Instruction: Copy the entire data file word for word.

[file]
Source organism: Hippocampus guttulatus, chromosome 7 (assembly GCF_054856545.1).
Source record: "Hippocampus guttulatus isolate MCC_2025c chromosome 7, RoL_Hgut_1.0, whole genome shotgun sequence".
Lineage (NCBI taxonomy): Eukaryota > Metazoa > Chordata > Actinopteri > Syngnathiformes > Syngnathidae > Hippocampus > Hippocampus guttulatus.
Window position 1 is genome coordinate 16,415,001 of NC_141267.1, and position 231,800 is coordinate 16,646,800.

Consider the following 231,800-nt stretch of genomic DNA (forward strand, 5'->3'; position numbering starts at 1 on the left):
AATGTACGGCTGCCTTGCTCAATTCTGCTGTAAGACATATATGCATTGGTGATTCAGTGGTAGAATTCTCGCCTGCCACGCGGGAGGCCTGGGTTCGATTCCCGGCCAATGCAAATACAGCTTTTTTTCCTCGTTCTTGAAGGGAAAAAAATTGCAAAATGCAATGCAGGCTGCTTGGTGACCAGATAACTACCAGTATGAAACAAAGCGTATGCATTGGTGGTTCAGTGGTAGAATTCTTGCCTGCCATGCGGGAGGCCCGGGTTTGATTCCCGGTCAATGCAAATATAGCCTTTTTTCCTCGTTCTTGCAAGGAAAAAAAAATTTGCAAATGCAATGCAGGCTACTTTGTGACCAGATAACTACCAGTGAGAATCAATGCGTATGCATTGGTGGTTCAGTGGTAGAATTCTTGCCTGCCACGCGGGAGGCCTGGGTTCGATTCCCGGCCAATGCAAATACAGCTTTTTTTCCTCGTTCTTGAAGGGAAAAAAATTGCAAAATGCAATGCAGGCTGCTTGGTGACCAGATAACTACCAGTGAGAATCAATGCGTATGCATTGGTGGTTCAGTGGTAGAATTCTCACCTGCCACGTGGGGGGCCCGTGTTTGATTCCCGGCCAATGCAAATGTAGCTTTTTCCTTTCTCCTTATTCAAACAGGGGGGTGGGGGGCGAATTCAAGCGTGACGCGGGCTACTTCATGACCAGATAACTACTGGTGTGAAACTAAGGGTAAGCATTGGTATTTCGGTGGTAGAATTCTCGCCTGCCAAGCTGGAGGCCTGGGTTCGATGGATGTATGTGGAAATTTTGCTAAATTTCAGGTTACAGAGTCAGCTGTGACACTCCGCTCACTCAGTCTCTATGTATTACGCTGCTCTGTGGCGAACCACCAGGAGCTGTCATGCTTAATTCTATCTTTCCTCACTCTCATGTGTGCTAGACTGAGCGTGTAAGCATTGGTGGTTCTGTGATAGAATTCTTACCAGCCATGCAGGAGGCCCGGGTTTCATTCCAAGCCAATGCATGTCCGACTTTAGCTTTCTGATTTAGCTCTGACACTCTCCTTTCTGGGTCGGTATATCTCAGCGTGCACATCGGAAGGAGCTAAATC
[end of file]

Source organism: Hippocampus guttulatus, chromosome 7 (assembly GCF_054856545.1).
Source record: "Hippocampus guttulatus isolate MCC_2025c chromosome 7, RoL_Hgut_1.0, whole genome shotgun sequence".
Lineage (NCBI taxonomy): Eukaryota > Metazoa > Chordata > Actinopteri > Syngnathiformes > Syngnathidae > Hippocampus > Hippocampus guttulatus.
Window position 1 is genome coordinate 16,415,001 of NC_141267.1, and position 231,800 is coordinate 16,646,800.

Consider the following 231,800-nt stretch of genomic DNA (forward strand, 5'->3'; position numbering starts at 1 on the left):
AATGTACGGCTGCCTTGCTCAATTCTGCTGTAAGACATATATGCATTGGTGATTCAGTGGTAGAATTCTCGCCTGCCACGCGGGAGGCCTGGGTTCGATTCCCGGCCAATGCAAATACAGCTTTTTTTCCTCGTTCTTGAAGGGAAAAAAATTGCAAAATGCAATGCAGGCTGCTTGGTGACCAGATAACTACCAGTATGAAACAAAGCGTATGCATTGGTGGTTCAGTGGTAGAATTCTTGCCTGCCATGCGGGAGGCCCGGGTTTGATTCCCGGTCAATGCAAATATAGCCTTTTTTCCTCGTTCTTGCAAGGAAAAAAAAATTTGCAAATGCAATGCAGGCTACTTTGTGACCAGATAACTACCAGTGAGAATCAATGCGTATGCATTGGTGGTTCAGTGGTAGAATTCTTGCCTGCCACGCGGGAGGCCTGGGTTCGATTCCCGGCCAATGCAAATACAGCTTTTTTTCCTCGTTCTTGAAGGGAAAAAAATTGCAAAATGCAATGCAGGCTGCTTGGTGACCAGATAACTACCAGTGAGAATCAATGCGTATGCATTGGTGGTTCAGTGGTAGAATTCTCACCTGCCACGTGGGGGGCCCGTGTTTGATTCCCGGCCAATGCAAATGTAGCTTTTTCCTTTCTCCTTATTCAAACAGGGGGGTGGGGGGCGAATTCAAGCGTGACGCGGGCTACTTCATGACCAGATAACTACTGGTGTGAAACTAAGGGTAAGCATTGGTATTTCGGTGGTAGAATTCTCGCCTGCCAAGCTGGAGGCCTGGGTTCGATGGATGTATGTGGAAATTTTGCTAAATTTCAGGTTACAGAGTCAGCTGTGACACTCCGCTCACTCAGTCTCTATGTATTACGCTGCTCTGTGGCGAACCACCAGGAGCTGTCATGCTTAATTCTATCTTTCCTCACTCTCATGTGTGCTAGACTGAGCGTGTAAGCATTGGTGGTTCTGTGATAGAATTCTTACCAGCCATGCAGGAGGCCCGGGTTTCATTCCAAGCCAATGCATGTCCGACTTTAGCTTTCTGATTTAGCTCTGACACTCTCCTTTCTGGGTCGGTATATCTCAGCGTGCACATCGGAAGGAGCTAAATC